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Republik Indonesia

Last modified: 2002-10-19 by sam lockton
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[National flag of Indonesia] 2:3
[ National Flag and Ensign ]
by Zeljko Heimer, 2 January 1996

Flag adopted 17 August 1945, Coat of Arms adopted 1 February 1950.

See also:

History and meaning of the flag

The Indonesian national flag is called "Sang Saka Merah Putih." As provided for in Article 35 of the 1945 Constitution, the flag is made up of two colors, red on top of white. Its width is two-thirds of its length, or two meters by three meters. It is hoisted in front of the presidential palace, of government buildings and Indonesian missions abroad. The first flag was courageously flown amidst Japanese occupation forces on the day Indonesia's independence was proclaimed. Since then it has been hoisted at independence day commemorations in front of the presidential palace in the capital city of Jakarta. This historical flag, or "bendera pusaka," was flown for the last time on August 17, 1968. Since then it has been preserved and replaced by a replica woven of pure Indonesian silk.
From located by Jarig Bakker, 17 May 1999

A lot of present and former flags in South East Asia have red and white, sometimes together with blue (apart from Indonesia: Singapore, Malaysia, Philippines, Laos, Cambodia, Thailand, Myanmar/Burma).

The flag of Indonesia is based on the flag of the Majapahit Empire on Java at the end of the 13th century. This had nine stripes red and white, and is nowadays used as jack.

In 1922 Indonesian students in Leiden (The Netherlands) adopted a flag red over white for their association, and had the head of a banteng (bull) in the centre. In 1928 it was hoisted by the Partai Nasional Indonesia in Bandung. One year later the first plain red over white flag was hoisted during a student congress in Batavia (nowadays Jakarta).

When the independence of Indonesia was proclaimed at 17 August 1945 in front of Soekarno's house at Pegangsaan Oost 56 in Djakarta, the flag was hoisted:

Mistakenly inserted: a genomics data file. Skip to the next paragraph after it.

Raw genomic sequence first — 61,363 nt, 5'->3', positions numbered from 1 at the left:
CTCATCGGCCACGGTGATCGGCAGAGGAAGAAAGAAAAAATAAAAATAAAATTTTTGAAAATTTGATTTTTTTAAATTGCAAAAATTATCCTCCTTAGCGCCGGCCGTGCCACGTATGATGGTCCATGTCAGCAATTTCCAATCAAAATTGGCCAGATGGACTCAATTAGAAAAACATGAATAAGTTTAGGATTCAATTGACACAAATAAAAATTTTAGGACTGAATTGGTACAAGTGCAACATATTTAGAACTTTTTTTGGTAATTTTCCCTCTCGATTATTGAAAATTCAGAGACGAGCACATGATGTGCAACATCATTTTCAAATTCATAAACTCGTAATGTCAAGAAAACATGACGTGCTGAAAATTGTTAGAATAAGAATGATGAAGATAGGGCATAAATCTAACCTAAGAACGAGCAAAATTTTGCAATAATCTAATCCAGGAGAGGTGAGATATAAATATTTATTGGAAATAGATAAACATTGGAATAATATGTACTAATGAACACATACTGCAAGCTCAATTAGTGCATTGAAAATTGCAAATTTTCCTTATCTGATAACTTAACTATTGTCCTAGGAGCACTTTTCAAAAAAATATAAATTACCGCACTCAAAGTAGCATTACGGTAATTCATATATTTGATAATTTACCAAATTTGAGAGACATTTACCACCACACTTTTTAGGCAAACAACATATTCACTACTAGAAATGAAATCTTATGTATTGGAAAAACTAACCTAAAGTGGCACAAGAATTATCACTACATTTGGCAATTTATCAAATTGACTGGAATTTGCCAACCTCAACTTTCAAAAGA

"It was a simple ceremony. But the lack of pomp and splendour was compensated by our hope. I walked to the microphone stolen from a Japanese radio station and read the Proclamationshort and concise. My wife [Fatmawati] made a flag of two pieces of cloth. A white piece of cloth and a red piece of cloth sewn together by hand. It was the first official flag of the Republic. The staff was a piece of bamboo put in the ground short before. It was a primitive flagstaff, not very high. Nobody received the order to hoist our holy Merah-Poetih. Nothing was prepared. Nobody had thought in advance. Captain Latief, one of the few in uniform, stood near the flagstaff. Everybody waited tensed when he took the flag, fastened it to a thin frayed rope and let it fly... lonely... proud... for the first time in three and a half centuries.
There was no music, no band. After the flag was hoisted we just sung the 'Indonesia Raya'. (...)
It was ten o'clock [in the morning]. The Revolution had started."

From Sukarno by Cindy Adams, The Hague 1967.

Merah-Poetih simply means Red-White. The official name however is Sang Saka, Lofty Bicolor. Red represents the human blood, standing for the corporeal or concrete, white represents the spiritual. Together they are a pair, like the life on earth: day and night; man and wife; creation and induvidual.
Mark Sensen, 21 May 1998

Traditionally almost all Indonesia since long ago use red & white as their sacred colours, resembling the colour of sugar (red in colour because the sugar comes from palm-sugar, "gula (sugar) aren (palm- sugar)") and rice (white in colour). Both of these (rice & sugar) are the major components of daily Indonesian cuisine/cooking. When one of the tribes later became so powerful in the islands, that is the Javanese's Majapahit Empire, they did not forget this tradition. They used red-white colours as their National flag. Even today the Indonesians are still using red-white in their National Flag. So, thousand years of unbroken history. Surprisingly, their distant cousins in Madagascar also use the "sacred colour of red & white" in their National Flag. Again, thousand years of unbroken
Ary Prihardhyanto Keim, 3 December 1999

Fin Flash

[Fin flash of Indonesia]
by Dov Gutterman, 8 February 2000

Indonesia has used its national flag as a fin flash since 1954. However between 1949-1954 it was used in a vertical form.

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